The schedule is filled with the monikers of predatory birds,
each waiting their turn to swoop onto the field, talons flailing
with the pride of their uniformed 8-year-old torsos.
My son races after a ball passed down the line and it is unclear
whether he is hawk or hare, eagle or salmon. In the rafters,
house sparrows perch and call, occasionally flitting high above
the players below or landing near the snack bar, their wild dignity
pawned for a spilled bag of popcorn or a stray chip. I’ve read
that in airports attempts to rid the terminals of birds have proven
ineffective – the sparrows bathe in the decorative fountains,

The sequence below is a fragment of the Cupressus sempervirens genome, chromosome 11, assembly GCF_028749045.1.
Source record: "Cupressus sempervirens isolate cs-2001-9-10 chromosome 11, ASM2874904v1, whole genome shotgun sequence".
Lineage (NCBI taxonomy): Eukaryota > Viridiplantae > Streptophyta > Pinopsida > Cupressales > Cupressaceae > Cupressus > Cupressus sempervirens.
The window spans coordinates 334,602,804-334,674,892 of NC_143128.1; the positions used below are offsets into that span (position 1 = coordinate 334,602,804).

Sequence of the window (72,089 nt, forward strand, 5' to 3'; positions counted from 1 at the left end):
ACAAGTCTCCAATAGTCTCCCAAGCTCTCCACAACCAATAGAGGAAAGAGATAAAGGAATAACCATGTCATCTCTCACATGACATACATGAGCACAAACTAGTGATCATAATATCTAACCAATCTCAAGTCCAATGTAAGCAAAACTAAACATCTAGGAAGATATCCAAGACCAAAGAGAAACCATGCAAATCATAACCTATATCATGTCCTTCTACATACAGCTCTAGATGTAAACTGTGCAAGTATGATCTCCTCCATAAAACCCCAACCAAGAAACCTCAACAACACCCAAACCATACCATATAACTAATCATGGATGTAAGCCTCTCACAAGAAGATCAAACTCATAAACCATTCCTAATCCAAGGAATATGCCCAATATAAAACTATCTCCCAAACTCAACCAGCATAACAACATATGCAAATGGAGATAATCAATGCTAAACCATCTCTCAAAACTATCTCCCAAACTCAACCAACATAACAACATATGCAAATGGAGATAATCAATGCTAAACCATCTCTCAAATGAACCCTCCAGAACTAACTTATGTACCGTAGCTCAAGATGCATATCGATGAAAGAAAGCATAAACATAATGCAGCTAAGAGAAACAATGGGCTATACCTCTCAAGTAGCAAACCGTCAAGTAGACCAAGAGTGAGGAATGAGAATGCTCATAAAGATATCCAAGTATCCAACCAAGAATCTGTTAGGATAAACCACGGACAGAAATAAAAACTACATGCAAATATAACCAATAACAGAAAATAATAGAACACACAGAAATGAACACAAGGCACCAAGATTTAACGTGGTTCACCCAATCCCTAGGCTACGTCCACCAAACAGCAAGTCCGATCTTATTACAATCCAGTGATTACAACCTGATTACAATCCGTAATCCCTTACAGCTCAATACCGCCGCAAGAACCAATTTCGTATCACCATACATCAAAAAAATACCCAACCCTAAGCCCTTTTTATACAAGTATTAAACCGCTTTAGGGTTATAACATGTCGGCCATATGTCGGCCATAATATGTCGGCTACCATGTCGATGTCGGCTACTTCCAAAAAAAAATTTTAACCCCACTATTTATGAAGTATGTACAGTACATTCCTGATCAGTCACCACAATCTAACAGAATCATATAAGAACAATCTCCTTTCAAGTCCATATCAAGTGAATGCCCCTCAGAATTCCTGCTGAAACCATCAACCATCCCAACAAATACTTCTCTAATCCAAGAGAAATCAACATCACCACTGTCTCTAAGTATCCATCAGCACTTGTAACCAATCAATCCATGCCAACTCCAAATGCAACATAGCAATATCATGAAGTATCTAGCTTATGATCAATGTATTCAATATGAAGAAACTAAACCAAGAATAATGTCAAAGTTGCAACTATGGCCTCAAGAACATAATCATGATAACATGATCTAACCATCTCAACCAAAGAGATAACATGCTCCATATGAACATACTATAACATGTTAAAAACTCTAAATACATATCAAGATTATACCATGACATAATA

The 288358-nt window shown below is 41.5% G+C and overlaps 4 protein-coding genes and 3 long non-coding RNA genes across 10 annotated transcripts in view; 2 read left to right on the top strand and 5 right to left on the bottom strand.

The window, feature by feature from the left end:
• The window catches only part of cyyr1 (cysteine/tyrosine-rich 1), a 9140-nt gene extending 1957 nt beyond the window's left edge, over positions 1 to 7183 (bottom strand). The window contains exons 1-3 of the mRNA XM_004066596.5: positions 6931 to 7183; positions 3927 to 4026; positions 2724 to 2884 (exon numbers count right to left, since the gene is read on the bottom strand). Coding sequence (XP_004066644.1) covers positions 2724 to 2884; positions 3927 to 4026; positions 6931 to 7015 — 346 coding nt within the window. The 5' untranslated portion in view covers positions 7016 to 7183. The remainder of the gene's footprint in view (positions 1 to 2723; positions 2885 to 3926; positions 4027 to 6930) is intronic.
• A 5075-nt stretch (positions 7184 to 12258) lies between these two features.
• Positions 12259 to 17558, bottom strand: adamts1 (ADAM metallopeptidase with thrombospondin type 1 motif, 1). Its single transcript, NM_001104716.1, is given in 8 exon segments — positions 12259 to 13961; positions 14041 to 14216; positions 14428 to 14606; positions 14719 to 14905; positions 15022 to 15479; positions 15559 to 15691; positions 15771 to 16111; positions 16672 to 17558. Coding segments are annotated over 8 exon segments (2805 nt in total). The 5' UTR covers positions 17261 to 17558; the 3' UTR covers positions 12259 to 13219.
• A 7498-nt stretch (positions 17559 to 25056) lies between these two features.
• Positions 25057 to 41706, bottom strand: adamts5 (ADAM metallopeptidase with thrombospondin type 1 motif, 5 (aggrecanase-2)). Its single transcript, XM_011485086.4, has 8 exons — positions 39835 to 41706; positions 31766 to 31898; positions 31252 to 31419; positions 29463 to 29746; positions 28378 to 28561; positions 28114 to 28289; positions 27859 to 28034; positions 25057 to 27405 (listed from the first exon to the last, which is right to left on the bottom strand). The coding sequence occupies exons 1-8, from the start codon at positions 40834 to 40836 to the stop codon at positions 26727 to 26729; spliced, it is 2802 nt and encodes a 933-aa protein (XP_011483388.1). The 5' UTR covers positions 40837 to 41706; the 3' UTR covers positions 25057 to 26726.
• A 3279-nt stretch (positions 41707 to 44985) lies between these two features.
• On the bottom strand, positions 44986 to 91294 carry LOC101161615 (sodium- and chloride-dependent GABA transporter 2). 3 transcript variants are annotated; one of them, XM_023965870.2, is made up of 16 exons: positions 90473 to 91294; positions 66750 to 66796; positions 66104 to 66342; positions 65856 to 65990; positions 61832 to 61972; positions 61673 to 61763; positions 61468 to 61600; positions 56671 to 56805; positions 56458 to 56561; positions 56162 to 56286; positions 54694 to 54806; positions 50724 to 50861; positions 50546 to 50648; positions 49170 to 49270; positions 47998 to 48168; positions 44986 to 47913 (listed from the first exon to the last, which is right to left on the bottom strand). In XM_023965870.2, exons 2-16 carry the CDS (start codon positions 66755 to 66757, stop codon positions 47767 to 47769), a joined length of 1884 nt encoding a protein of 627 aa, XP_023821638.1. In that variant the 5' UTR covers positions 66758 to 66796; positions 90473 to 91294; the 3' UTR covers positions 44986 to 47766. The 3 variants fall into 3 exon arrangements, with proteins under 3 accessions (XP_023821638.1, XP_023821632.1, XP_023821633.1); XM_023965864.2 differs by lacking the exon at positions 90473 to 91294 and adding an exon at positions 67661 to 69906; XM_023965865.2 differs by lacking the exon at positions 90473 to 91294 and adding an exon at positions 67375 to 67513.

ignoring raptor calls sounding through the PA system to frighten them away.
Maybe it is a steely courage that surfaces in the face of being confined,
or the bravado that flourishes because, at least here, the only predators
are maintenance workers with too-short nets, riding escalators up
in futility. Maybe the tiny birds are models or mascots, hopeful miniatures
of the great ones outside, right now taxiing toward the clouds.
Nov. 9, 2013
One of 30 poems in 30 days